A side by side image of MNO President Margaret Froh and MNA President Andrea Sandmaier

This article was originally published in the National Post on November 15, 2023

Nearly 140 years after Louis Riel was executed, Métis in Canada are still fighting for our rights to be recognized.

As we reflect on our history and look to the future on Louis Riel Day, we are reminded that our journey towards reconciliation and federal recognition is far from over. The progress we have made so far is a testament to the unwavering spirit of the Métis people, but it is well past time that we solidify our gains with the passage of Bill C-53 – our Métis self-government legislation.

Louis Riel, a Métis leader and visionary, remains a symbol of resilience and determination in the face of injustice. His efforts to protect the rights and culture of the Métis were rooted in a deep love for his people. His struggle was a cry for justice. Recently, the Government of Manitoba introduced legislation to formally recognize Riel as the first premier of the province – a recognition deeply appreciated by Métis people.

For generations, our Métis ancestors fought to have our rights recognized. They petitioned the Crown, took collective action and even took up arms in some regions to defend our identity, lands, way of life, and rights. Promises made to our ancestors by the Crown were broken, a process that has repeated itself time and time again throughout our history, and our rights were ignored. Nevertheless, we persevered, building self-government structures through assemblies and democratic elections. We leaned on each other, our communities and nationhood maintained by the strength of our collective will.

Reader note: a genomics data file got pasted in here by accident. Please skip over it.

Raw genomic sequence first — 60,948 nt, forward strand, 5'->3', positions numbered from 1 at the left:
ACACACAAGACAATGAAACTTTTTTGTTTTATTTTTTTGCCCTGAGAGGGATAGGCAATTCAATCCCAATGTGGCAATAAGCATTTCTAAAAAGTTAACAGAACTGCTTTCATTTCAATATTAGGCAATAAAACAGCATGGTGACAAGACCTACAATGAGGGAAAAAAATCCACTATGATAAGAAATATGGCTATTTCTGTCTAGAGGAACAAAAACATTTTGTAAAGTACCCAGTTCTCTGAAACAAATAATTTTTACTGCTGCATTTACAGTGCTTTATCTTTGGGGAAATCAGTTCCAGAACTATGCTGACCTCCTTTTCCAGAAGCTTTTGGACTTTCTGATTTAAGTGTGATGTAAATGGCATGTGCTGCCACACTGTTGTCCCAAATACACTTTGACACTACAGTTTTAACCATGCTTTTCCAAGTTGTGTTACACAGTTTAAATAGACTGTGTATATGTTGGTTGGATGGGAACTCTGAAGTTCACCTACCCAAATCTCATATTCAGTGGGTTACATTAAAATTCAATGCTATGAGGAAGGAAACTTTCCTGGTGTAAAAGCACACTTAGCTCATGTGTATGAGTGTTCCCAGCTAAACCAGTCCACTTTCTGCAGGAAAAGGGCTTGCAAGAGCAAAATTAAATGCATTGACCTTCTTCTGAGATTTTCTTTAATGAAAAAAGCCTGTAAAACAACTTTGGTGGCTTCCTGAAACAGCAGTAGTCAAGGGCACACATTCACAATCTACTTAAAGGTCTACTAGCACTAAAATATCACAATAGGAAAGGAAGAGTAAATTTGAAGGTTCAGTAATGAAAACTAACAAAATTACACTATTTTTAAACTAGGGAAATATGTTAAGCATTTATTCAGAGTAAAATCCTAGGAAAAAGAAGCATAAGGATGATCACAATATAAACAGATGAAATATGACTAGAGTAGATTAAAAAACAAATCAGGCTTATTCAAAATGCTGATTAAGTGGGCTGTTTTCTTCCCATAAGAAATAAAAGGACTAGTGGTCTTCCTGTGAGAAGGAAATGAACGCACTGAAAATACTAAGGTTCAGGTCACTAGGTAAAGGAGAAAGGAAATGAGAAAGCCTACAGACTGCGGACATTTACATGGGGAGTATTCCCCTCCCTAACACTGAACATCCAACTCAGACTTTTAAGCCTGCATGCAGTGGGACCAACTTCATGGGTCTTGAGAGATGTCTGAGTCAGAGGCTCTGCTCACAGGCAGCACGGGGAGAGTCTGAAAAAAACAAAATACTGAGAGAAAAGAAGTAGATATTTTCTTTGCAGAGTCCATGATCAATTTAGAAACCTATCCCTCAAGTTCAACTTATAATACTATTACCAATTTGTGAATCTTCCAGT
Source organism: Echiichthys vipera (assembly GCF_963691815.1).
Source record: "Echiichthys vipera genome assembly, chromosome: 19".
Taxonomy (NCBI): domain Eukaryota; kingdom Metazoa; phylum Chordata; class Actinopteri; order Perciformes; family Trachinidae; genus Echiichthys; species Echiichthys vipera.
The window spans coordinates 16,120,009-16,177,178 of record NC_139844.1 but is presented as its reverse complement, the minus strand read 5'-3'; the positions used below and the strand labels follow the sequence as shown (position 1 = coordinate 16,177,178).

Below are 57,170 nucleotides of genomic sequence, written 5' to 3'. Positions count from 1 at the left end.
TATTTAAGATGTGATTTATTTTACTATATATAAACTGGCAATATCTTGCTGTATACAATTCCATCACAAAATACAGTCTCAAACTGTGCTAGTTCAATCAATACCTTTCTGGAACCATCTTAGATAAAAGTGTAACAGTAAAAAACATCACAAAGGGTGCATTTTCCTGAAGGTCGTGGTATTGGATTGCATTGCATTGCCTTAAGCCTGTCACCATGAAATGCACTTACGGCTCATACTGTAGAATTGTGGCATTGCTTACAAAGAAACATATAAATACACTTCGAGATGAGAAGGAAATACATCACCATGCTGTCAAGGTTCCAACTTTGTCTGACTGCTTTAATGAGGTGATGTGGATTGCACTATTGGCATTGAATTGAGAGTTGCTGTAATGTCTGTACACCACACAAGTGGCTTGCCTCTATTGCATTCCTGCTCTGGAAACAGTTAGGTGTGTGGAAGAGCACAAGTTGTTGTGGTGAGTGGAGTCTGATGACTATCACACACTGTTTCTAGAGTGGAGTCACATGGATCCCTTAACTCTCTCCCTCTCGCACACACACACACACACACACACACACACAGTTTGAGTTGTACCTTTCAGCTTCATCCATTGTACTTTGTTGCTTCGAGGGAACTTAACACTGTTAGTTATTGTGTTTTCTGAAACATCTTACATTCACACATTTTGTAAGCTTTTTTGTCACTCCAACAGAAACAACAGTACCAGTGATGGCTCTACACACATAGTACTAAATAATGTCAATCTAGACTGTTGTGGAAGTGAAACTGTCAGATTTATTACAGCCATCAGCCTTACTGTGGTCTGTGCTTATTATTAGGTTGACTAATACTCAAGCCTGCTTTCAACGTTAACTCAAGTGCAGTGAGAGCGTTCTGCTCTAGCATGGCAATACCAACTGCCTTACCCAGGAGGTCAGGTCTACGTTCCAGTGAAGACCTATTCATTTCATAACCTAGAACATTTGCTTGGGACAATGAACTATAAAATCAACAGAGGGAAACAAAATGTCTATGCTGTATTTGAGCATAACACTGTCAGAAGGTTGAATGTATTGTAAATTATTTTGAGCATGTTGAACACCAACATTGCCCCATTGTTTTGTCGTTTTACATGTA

We have a chance now to make a historic change. Bill C-53 is a crucial step toward the recognition for which Louis Riel fought. This legislation solidifies the recognition Métis have been pursuing for more than 200 years. It is a formal — and legal — recognition of Métis self-government and Métis self-determination by the Canadian government on behalf of the Crown. It’s about how we elect our leaders, determine our citizenship, govern ourselves, and take care of our Métis children.

The Government of Canada has passed nearly 30 pieces of similar legislation for other Indigenous people; this would be a first for the Métis.

In the spirit of Louis Riel, we must continue the fight for the rights of our people and for reconciliation. Bill C-53 is a pivotal step in this direction. It is reconciliation in action.

Louis Riel Day reminds us of our shared history and the responsibility we all hold to learn from the past, rectify historical wrongs, and work towards a brighter future. The passage of Bill C-53 is a tangible way to honour the legacy of Louis Riel and fulfil our commitment to reconciliation. As we reflect on this important day, let us not only remember the struggles of the past but also dedicate ourselves to the promise of a more just, inclusive, and equitable Canada.

We call upon Parliament to support this crucial legislation. Let the Métis no longer be known as the “forgotten people.”

Instead, recognize us as an equal order of government alongside self-governing First Nations and Inuit. Passage of C-53 will end the legacy of ignoring the Métis and denying our rights as an Indigenous people. This historic step toward reconciliation is long overdue and we must seize this opportunity to finally see Louis Riel’s dream realized.

Our story continues and the path forward is clear. It is time to write the next chapter in the Métis journey — one of recognition, respect and reconciliation.

  • Andrea Sandmaier is president of the Métis Nation of Alberta and Margaret Froh is president of the Métis Nation of Ontario